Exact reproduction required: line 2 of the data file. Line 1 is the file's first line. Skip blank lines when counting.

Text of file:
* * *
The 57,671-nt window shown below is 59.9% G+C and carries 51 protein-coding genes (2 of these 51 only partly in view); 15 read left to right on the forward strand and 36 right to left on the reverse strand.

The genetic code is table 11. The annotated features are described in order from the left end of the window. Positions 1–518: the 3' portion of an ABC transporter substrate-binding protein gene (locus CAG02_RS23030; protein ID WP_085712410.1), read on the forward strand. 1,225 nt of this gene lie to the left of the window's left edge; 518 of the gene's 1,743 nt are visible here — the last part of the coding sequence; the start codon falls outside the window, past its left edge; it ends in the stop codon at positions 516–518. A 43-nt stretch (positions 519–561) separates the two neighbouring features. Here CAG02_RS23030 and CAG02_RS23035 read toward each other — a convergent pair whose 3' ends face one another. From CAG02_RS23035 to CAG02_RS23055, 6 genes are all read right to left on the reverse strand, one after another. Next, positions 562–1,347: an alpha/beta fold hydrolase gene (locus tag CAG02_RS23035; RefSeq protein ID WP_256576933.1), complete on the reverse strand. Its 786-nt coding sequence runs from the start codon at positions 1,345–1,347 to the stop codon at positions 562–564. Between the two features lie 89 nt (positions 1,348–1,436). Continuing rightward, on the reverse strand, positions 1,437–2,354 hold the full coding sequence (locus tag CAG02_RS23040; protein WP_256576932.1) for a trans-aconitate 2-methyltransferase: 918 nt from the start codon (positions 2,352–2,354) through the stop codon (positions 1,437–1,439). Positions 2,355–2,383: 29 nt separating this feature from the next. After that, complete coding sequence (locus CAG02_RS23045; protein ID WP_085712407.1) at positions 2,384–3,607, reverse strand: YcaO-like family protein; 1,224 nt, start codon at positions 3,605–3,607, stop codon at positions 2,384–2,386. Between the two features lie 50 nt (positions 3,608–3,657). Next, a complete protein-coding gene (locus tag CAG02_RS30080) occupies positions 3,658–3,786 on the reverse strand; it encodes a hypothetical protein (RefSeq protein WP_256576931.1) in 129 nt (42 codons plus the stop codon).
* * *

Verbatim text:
The genetic code is table 11. The annotated features are described in order from the left end of the window. Positions 1–518: the 3' portion of an ABC transporter substrate-binding protein gene (locus CAG02_RS23030; protein ID WP_085712410.1), read on the forward strand. 1,225 nt of this gene lie to the left of the window's left edge; 518 of the gene's 1,743 nt are visible here — the last part of the coding sequence; the start codon falls outside the window, past its left edge; it ends in the stop codon at positions 516–518. A 43-nt stretch (positions 519–561) separates the two neighbouring features. Here CAG02_RS23030 and CAG02_RS23035 read toward each other — a convergent pair whose 3' ends face one another. From CAG02_RS23035 to CAG02_RS23055, 6 genes are all read right to left on the reverse strand, one after another. Next, positions 562–1,347: an alpha/beta fold hydrolase gene (locus tag CAG02_RS23035; RefSeq protein ID WP_256576933.1), complete on the reverse strand. Its 786-nt coding sequence runs from the start codon at positions 1,345–1,347 to the stop codon at positions 562–564. Between the two features lie 89 nt (positions 1,348–1,436). Continuing rightward, on the reverse strand, positions 1,437–2,354 hold the full coding sequence (locus tag CAG02_RS23040; protein WP_256576932.1) for a trans-aconitate 2-methyltransferase: 918 nt from the start codon (positions 2,352–2,354) through the stop codon (positions 1,437–1,439). Positions 2,355–2,383: 29 nt separating this feature from the next. After that, complete coding sequence (locus CAG02_RS23045; protein ID WP_085712407.1) at positions 2,384–3,607, reverse strand: YcaO-like family protein; 1,224 nt, start codon at positions 3,605–3,607, stop codon at positions 2,384–2,386. Between the two features lie 50 nt (positions 3,608–3,657). Next, a complete protein-coding gene (locus tag CAG02_RS30080) occupies positions 3,658–3,786 on the reverse strand; it encodes a hypothetical protein (RefSeq protein WP_256576931.1) in 129 nt (42 codons plus the stop codon).